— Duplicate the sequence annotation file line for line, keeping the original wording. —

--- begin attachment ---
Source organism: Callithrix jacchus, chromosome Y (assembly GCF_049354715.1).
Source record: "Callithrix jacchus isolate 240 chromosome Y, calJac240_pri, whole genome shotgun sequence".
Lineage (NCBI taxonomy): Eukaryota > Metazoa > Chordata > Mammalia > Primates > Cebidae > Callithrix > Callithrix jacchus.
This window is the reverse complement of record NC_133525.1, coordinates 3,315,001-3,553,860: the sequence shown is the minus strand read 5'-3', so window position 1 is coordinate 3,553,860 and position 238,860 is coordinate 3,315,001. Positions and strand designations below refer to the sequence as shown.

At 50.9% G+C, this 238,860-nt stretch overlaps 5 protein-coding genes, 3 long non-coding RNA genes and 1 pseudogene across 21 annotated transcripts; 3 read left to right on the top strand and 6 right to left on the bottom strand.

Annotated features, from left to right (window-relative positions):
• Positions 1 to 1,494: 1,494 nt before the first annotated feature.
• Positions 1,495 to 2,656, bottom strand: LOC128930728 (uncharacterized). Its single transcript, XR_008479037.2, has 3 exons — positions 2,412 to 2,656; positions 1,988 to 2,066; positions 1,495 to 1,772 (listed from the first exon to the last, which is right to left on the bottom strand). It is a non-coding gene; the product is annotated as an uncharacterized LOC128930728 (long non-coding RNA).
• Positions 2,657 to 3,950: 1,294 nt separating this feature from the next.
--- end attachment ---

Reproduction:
Source organism: Callithrix jacchus, chromosome Y (assembly GCF_049354715.1).
Source record: "Callithrix jacchus isolate 240 chromosome Y, calJac240_pri, whole genome shotgun sequence".
Lineage (NCBI taxonomy): Eukaryota > Metazoa > Chordata > Mammalia > Primates > Cebidae > Callithrix > Callithrix jacchus.
This window is the reverse complement of record NC_133525.1, coordinates 3,315,001-3,553,860: the sequence shown is the minus strand read 5'-3', so window position 1 is coordinate 3,553,860 and position 238,860 is coordinate 3,315,001. Positions and strand designations below refer to the sequence as shown.

At 50.9% G+C, this 238,860-nt stretch overlaps 5 protein-coding genes, 3 long non-coding RNA genes and 1 pseudogene across 21 annotated transcripts; 3 read left to right on the top strand and 6 right to left on the bottom strand.

Annotated features, from left to right (window-relative positions):
• Positions 1 to 1,494: 1,494 nt before the first annotated feature.
• Positions 1,495 to 2,656, bottom strand: LOC128930728 (uncharacterized). Its single transcript, XR_008479037.2, has 3 exons — positions 2,412 to 2,656; positions 1,988 to 2,066; positions 1,495 to 1,772 (listed from the first exon to the last, which is right to left on the bottom strand). It is a non-coding gene; the product is annotated as an uncharacterized LOC128930728 (long non-coding RNA).
• Positions 2,657 to 3,950: 1,294 nt separating this feature from the next.